Amy Wilson, Christianity Today, 4/10/13

Often, a believer must find valuable help outside ‘the four walls’ of the Church. Some resources are often found with wise psychiatrists and caring therapists in clinical care. Medications (which are a godsend) give the afflicted much relief. The local Church just don’t always have the resources but that is o.k. It isn’t their role exactly.

However, the Church of Jesus has the only ‘real corner’ of the spiritual side of things. The body of believers encourages, teaches and guides. Without it, the mentally ill Christian would be severely effected. The local church feeds us spiritually. It can’t be replaced. It has ‘the goods’ for discipleship. It has the Word of God and motivating worship. It has elders and other leaders who shepherd each believer, into a holy life. It provides fellowship which the believer with a mental illness must have.

It’s also a place of ministry: each one using his/her gift in the corporate body of the saints. This is vital. The broken believer has an opportunity to serve, which is such a factor in the walk of the disciple. We need them in our fellowships, and they need to be there too. God blesses those who will serve Him in this. Fellowship is critical for disabled believers.

As Jesus’ representatives in this present moment, we need to extend our hands. We may not fully understand the afflicted, but we can reach through the issues (ours and theirs) and administer the love of Jesus. We might pray that this scourge of mental illness be lifted out of our society.

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Please follow this post up. Check out: http://brokenbelievers.com/the-weak-treasures-of-the-church/

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The Future is According to God

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“I say this because I know what I am planning for you,” says the Lord. “I have good plans for you, not plans to hurt you. I will give you hope and a good future.

Jeremiah 29:11, NCV

“So that for all future time he could show the very great riches of his grace by being kind to us in Christ Jesus.”

Ephesians 2:7

The word “future” is defined as “all that time which is to come hereafter.” It seems that it can never be held by us in a literal sense. In trying to explain it, I have come up with this idea or concept of something that will exist or happen in time to come.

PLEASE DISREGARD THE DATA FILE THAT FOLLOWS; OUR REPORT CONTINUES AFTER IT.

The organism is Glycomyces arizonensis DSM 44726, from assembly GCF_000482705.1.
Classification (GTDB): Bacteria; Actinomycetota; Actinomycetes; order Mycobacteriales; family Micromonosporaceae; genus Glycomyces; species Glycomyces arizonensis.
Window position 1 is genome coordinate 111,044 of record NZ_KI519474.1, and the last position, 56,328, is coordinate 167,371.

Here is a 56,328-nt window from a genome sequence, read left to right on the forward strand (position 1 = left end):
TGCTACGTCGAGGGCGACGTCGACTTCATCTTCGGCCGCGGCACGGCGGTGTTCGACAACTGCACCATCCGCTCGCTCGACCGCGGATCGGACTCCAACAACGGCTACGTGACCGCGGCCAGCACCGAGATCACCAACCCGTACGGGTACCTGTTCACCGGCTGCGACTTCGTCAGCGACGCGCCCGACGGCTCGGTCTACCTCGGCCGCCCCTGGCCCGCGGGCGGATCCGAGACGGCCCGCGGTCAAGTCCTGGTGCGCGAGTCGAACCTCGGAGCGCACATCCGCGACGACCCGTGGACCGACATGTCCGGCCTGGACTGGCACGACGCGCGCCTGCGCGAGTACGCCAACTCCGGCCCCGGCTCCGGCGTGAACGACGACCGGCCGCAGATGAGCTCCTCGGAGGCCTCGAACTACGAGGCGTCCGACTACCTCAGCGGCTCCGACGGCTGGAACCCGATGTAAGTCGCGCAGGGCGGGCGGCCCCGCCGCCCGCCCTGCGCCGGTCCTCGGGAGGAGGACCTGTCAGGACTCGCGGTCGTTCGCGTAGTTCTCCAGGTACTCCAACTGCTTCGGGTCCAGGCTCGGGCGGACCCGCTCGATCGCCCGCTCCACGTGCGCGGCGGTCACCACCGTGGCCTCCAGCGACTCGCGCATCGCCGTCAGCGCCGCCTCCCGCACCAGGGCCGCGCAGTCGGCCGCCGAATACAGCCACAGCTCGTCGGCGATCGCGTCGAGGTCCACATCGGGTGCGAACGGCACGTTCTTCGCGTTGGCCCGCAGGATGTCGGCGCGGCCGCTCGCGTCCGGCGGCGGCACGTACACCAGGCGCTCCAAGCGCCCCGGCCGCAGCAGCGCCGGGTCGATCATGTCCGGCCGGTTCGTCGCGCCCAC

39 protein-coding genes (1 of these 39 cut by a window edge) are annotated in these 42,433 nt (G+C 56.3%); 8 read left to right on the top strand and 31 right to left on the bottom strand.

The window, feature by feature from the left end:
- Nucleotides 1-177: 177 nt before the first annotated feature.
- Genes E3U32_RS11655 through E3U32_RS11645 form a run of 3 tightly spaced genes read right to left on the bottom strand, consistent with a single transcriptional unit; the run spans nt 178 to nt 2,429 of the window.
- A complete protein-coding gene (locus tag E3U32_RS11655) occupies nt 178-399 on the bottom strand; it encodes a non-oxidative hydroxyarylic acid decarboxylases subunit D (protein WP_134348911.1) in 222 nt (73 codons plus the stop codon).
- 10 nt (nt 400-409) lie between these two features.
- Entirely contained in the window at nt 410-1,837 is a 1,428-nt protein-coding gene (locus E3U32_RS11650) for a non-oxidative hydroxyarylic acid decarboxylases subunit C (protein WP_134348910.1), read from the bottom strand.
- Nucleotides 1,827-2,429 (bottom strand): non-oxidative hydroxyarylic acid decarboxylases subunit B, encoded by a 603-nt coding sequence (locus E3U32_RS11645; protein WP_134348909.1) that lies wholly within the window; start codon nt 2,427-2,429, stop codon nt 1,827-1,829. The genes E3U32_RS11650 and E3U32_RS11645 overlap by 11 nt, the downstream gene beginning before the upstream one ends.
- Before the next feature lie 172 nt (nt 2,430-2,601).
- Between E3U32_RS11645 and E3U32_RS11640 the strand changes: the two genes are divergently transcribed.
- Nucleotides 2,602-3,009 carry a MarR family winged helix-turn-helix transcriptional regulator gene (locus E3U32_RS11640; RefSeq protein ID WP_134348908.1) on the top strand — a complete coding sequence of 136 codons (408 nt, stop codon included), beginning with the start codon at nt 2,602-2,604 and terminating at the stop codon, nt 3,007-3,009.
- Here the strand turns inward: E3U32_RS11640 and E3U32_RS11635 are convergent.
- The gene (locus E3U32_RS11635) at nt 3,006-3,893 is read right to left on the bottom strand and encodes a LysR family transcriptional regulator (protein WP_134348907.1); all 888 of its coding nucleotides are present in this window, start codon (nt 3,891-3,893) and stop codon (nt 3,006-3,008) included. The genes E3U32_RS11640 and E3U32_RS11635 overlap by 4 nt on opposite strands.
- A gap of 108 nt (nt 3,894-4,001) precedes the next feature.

People who struggle with a mental illness  often have a problem with the idea of having a personal meaning.  I remember reading this somewhere, Depression is the inability to construct a future.”  I think  that many have issues with trying to make life work.  It seems that hopefulness has been brutally cut out of our hearts, and we think and believe that we’re lost and cursed.

It seems to me that this is one of my own problems.  Closely related are the twin issues of cruel despondency and a terrible despair.  When these two run rampant through my life it is sort of a “spiritual mugging.”  I’ve just been totally ripped off. I’ve been completely drained of hope.  I don’t anticipate life and grace, instead I have profound pain and incredible loss.  I feel terribly alone in an ugly void. My depression is all I can see. A relationship with an eternal God seems highly unlikely.

I believe that it isn’t so much me reaching out to Him— rather it is Him coming to me.

The promises God gives us are made to energize and propel us into life and meaning.  The Father completely understands me, and has purposefully given me “a future and a hope.”   I once worked out a plan to kill myself a couple years ago.  It involved duct-taping heavy weights to my ankles and jumping off the dock in the harbor.   I had reached the point of complete despair. Everything was without hope. And all I will say is that God prevented me and then gave me hope.

At times, our future is sometimes woven with predominently dark threads.  If we just look at the back side it makes no sense at all. But God works patiently and expertly, as a skilled Artisan.  We have His word that what He does will be a wonder and a marvel. And we will see an intricate and beautful work.

“Father forgive me for despairing. I know You control everything, and especially all that concerns me. Give me hope for my future.”